When you buy a bag of frozen shrimp, chances are they're already peeled, making a fast dinner a breeze (but negating the possibility for tasty homemade shrimp stock). Already-peeled shrimp, which are available both raw and frozen, are an increasingly common sight at the supermarket, and all those small, thin shrimp shells add up: each year, the US seafood industry produces 100 million pounds of shells from shrimp, crab, and crawfish processing combined.
Instead of letting all those scraps go to waste, a group of researchers at the University of the Basque Country in Spain is using them to develop a new type of food packaging that the group hopes might one day replace the landfill- and ocean-clogging plastic wrappers and containers that are made with unsustainable petroleum.
The group has experimented with using chitosan—a component of crustacean shells that is also, weirdly, a favorite supplement among dieters for its supposed fat-absorption properties—as a film to preserve foods. The group's head researcher, Itsaso Leceta, used the shrimp-derived film as a coating on baby carrots, and found that like plastic coatings, the chitosan film kept the carrots fresh. Plastic protects foods from microbes, and, interestingly, chitosan-based packaging does, too: the substance is naturally antimicrobial and antibacterial. It's used in agriculture to fight fungal infections in plants, in winemaking to prevent spoilage, and is sometimes even infused into bandages to help promote the healing of cuts and scrapes. Those properties, its researchers think, make chitosan-based packaging particularly appropriate for preserving food.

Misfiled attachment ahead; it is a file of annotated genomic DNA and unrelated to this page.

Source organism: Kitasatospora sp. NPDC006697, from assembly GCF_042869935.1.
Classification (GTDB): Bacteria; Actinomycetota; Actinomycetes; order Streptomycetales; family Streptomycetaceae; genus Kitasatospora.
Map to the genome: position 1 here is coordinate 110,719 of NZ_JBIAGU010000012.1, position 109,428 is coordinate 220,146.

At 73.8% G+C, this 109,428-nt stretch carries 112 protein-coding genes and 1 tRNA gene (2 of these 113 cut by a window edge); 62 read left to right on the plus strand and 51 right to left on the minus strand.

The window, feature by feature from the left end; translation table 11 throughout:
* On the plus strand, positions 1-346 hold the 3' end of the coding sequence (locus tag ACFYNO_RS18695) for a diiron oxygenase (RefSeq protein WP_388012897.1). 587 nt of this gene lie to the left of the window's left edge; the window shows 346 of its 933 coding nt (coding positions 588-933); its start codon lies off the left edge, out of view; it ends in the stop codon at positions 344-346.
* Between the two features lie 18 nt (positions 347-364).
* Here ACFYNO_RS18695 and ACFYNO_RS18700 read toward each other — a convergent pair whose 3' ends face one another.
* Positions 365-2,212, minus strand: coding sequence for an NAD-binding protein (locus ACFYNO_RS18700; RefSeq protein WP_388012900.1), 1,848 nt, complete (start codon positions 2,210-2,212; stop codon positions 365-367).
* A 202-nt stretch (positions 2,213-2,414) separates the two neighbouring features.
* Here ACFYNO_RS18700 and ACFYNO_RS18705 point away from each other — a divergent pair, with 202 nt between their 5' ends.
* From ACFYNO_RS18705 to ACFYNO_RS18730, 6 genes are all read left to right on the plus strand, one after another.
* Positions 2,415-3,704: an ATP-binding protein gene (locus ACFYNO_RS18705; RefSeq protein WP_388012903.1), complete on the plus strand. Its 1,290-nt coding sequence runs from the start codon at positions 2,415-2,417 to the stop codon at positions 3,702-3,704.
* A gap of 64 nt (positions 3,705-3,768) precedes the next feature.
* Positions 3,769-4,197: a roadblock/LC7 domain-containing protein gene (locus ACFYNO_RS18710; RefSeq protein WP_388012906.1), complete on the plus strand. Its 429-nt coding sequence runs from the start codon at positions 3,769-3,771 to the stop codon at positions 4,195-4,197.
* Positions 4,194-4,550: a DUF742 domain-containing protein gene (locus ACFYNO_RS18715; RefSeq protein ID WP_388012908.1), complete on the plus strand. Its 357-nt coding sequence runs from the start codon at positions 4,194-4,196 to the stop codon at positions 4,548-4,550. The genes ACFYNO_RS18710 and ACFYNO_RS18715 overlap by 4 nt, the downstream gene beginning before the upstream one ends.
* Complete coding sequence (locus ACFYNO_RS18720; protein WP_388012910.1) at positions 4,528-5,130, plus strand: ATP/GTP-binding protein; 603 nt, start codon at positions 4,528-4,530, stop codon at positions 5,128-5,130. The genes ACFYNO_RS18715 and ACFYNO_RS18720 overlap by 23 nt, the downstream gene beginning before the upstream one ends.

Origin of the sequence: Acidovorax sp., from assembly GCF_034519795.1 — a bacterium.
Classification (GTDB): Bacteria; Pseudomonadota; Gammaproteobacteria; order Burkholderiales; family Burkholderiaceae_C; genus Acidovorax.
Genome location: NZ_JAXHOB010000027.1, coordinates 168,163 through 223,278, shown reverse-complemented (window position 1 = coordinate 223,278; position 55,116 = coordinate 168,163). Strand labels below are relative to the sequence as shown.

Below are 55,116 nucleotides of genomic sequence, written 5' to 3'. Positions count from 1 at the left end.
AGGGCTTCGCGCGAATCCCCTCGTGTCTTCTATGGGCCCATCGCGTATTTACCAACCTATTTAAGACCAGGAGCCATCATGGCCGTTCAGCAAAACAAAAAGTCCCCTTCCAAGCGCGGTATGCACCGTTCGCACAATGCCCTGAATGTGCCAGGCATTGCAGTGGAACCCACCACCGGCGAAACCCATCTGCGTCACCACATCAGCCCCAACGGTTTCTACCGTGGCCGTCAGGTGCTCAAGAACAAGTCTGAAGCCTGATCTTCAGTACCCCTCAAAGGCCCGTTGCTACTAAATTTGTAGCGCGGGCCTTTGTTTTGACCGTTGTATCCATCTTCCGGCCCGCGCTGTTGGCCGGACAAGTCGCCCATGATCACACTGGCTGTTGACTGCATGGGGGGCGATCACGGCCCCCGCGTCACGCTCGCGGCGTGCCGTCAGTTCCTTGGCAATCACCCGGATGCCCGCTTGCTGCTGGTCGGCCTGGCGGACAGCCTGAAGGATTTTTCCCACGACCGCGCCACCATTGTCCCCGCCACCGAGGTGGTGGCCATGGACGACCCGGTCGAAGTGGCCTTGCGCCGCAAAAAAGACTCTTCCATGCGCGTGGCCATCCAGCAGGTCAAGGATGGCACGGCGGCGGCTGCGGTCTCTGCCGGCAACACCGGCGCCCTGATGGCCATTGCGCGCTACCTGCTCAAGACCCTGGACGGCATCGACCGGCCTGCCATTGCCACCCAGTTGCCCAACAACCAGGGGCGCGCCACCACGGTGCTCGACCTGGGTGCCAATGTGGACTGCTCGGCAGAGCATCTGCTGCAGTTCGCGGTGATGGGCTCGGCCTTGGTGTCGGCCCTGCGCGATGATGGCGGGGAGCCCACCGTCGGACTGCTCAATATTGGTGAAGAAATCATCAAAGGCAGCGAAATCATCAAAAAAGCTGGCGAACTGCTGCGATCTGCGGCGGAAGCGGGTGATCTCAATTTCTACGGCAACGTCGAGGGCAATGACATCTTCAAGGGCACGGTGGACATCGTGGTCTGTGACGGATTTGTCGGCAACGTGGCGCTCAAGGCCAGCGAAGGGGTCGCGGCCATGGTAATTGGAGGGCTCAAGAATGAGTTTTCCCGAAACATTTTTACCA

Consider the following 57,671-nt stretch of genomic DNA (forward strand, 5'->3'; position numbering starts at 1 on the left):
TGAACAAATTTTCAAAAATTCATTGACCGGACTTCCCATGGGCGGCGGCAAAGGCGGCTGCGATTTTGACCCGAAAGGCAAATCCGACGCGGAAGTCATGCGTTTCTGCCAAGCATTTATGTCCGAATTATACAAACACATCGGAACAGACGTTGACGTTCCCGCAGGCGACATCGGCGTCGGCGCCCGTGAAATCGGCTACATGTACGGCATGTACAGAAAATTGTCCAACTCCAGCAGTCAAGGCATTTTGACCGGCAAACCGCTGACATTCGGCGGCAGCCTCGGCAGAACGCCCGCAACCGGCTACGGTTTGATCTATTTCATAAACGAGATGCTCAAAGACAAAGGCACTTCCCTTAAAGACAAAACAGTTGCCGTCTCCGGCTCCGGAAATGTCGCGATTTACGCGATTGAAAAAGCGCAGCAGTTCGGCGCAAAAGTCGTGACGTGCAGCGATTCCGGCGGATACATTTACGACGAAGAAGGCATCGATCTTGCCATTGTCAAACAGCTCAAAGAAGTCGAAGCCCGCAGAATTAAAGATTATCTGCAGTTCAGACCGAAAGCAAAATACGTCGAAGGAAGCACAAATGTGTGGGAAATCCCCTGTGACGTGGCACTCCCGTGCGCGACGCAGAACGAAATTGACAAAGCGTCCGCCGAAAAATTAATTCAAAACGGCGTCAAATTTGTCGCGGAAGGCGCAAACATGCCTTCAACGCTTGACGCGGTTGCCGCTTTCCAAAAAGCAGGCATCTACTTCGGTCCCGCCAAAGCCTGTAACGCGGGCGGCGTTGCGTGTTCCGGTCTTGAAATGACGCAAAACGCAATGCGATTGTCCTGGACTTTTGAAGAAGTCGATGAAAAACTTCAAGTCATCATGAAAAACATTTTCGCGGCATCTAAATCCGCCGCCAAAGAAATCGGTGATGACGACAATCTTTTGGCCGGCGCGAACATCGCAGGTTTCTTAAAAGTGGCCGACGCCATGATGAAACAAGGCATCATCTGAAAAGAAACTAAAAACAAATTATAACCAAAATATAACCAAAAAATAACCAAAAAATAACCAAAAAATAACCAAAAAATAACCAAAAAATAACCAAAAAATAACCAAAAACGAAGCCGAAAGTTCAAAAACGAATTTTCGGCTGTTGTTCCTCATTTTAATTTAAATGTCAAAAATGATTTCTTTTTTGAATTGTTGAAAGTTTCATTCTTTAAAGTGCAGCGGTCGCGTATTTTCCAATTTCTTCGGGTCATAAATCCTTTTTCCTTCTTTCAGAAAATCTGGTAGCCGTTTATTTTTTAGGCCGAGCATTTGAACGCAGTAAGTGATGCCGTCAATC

"Chitosan also has antimicrobial properties, so it is highly suited to the food industry, as it reduces the microbial load," Leceta told Science Daily.
Leceta noted that finding a replacement for plastic food packaging is a matter of urgent importance. Food containers and packaging—the majority of which are made from plastic—are the largest component of the municipal solid waste stream, clogging not only our landfills but also our oceans, where plastic kills seabirds, whales, sea turtles, and other ocean marine life; its pollutants might also be absorbed by fish and, eventually, the humans that eat those fish. Plus, like the gas in our cars, plastic is completely unsustainable; it's made from petroleum, which we're fast running out of.
And it's not just Leceta's group that's working on chitosan-based packaging. Last March, Harvard's Wyss Institute for Biologically Inspired Engineering announced its intention to research the technology. Researchers there said that chitosan is "the second-most abundant organic material on earth," easily harvested not just from shrimp and crabs, but also from copepods, plankton-sized crustaceans that are estimated to produce billions of tons of chitosan per year. The Harvard group has made cups and food containers from their chitosan-based material, and researchers noted that it could potentially be used to manufacture trash bags, grocery bags, and diapers, as well—three of the biggest offenders when it comes to both land and water pollution.
As abundant as chitosan is—and as promising as lab versions of food packaging made with it have been—it could be a while before your favorite brand of potato chips switches to seafood-based bags. "We have to go on conducting research," Leceta said.
One piece of good news when it comes to the potential packaging is that it will be safe for eaters with seafood allergies: the part of the shrimp that causes a reaction is found in the crustacean's muscles, not in its shell. No word, yet, on how the kosher community would feel about eating out of shrimp tupperware, though.